Aircraft finance on cloud nine as new money pours in
By Victoria Bryan and Tim Hepher
DUBLIN (Reuters) - Crisis, what crisis? The good times are rolling in the aircraft finance industry as yield-hungry investors gamble on growing demand for air travel, banishing recent jitters over funding.
Despite new concerns over emerging markets that mounted on Friday, an annual gathering in Dublin this week attracted record numbers of lawyers, bankers and lessors who keep the $100 billion a year jetliner industry aloft with funding.
Just a few years ago, tougher capital regulations triggered fears that airlines would be unable to find the funds needed to pay for record numbers of aircraft being ordered from Airbus (AIR.PA: Quote) and Boeing (BA.N: Quote), as European banks scaled back.
But Asian banks helped fill the void and financiers in Ireland, the world's leading hub for aviation finance, said new money was pouring into the promising sector in their wake.
"I don't think there's a sector of the financing space that isn't open for business. Everything is very robust right now," Jude Bricker, treasurer of low-cost U.S. airline Allegiant Travel ALGT.O, said at the Airline Economics conference.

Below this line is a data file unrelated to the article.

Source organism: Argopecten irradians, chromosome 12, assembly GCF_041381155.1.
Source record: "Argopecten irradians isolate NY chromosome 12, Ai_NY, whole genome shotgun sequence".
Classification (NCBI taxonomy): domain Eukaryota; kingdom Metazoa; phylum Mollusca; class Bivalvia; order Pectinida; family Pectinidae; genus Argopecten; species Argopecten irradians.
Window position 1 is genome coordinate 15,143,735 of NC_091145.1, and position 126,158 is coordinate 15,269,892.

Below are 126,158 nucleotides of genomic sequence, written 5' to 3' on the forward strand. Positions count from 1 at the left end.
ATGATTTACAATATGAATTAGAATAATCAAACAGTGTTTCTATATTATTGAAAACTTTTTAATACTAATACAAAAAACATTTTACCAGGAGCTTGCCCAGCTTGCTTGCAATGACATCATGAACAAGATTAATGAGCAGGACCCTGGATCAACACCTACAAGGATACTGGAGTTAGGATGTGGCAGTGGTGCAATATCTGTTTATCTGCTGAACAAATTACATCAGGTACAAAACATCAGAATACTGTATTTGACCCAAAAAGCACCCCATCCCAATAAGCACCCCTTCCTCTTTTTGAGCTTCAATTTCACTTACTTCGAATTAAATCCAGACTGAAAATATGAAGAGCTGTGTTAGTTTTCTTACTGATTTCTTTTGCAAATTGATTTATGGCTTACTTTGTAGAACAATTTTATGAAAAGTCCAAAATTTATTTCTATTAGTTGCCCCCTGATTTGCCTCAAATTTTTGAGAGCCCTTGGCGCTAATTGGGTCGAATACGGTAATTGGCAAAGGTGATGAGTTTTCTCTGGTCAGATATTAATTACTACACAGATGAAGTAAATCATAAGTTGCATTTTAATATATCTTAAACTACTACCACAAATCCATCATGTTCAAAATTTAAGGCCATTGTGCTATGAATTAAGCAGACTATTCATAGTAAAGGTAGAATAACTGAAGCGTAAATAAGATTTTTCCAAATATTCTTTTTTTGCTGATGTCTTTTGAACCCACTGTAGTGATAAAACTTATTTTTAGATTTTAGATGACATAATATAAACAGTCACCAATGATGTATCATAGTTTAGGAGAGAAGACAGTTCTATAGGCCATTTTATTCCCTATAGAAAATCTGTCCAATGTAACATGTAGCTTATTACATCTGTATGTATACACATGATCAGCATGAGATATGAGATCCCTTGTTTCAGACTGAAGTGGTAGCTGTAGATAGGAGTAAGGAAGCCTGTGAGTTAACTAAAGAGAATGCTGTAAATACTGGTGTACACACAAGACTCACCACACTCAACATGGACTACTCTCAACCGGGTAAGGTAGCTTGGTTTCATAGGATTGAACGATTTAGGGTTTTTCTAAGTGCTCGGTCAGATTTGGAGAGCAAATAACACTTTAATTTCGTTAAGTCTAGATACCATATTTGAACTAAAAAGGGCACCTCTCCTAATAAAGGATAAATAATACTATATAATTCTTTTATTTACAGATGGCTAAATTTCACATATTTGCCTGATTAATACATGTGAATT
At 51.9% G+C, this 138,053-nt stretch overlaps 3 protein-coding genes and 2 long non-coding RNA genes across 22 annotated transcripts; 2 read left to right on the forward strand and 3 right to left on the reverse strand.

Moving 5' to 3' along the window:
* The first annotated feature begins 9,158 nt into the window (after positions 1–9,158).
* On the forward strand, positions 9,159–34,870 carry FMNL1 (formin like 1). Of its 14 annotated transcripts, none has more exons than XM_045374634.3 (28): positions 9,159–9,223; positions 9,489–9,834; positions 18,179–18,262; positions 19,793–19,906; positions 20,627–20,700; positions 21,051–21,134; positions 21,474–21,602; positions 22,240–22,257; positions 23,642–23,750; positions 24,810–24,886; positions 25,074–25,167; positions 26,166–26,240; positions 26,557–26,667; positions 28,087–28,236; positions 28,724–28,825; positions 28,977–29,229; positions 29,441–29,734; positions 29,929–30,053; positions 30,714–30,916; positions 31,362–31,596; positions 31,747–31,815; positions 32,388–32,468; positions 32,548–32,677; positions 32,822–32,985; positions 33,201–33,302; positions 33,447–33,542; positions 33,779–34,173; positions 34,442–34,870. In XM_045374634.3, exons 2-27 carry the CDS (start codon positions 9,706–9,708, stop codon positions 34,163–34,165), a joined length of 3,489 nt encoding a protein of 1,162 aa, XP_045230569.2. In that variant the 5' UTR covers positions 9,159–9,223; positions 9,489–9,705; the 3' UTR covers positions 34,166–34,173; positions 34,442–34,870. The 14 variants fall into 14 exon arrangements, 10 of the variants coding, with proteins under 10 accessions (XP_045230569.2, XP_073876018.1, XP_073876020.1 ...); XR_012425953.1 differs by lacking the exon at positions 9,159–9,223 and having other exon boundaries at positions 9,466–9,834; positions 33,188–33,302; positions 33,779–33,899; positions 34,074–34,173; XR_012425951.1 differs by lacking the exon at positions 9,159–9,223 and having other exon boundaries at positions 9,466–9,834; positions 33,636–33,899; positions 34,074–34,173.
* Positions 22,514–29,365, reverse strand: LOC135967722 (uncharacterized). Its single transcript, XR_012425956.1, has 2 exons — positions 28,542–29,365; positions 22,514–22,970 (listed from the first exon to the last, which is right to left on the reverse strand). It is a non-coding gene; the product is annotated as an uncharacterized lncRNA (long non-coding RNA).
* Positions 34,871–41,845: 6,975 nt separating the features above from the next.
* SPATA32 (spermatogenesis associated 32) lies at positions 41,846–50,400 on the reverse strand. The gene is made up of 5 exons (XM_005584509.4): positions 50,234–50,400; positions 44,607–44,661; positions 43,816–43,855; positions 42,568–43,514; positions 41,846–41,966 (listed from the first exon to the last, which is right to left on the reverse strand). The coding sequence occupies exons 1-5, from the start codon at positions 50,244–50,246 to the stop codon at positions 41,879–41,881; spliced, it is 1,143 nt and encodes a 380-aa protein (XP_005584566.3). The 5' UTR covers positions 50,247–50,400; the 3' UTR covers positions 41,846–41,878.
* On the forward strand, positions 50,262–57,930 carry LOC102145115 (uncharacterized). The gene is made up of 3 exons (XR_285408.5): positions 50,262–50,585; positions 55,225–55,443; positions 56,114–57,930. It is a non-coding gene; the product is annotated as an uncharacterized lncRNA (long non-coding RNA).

With U.S. airlines back on a more stable footing and oil prices relatively calm, aviation is luring interest from longer-term investors such as insurers and pension funds, who hope to boost weak returns dictated by low interest rates.
"We've seen the pensions, endowments looking to make up lost investment time, and more hedge fund investors looking for stable spread over time but not necessarily a super-sized return to make it work," said Daniel Hartnett, partner at law firm Kaye Scholer.
Capital markets such as that in Enhanced Equipment Trust Certificates (EETC), a secured corporate bond structure typically used by U.S. airlines, are increasingly opening up to foreign airlines because of a recent treaty to protect lenders. Continued...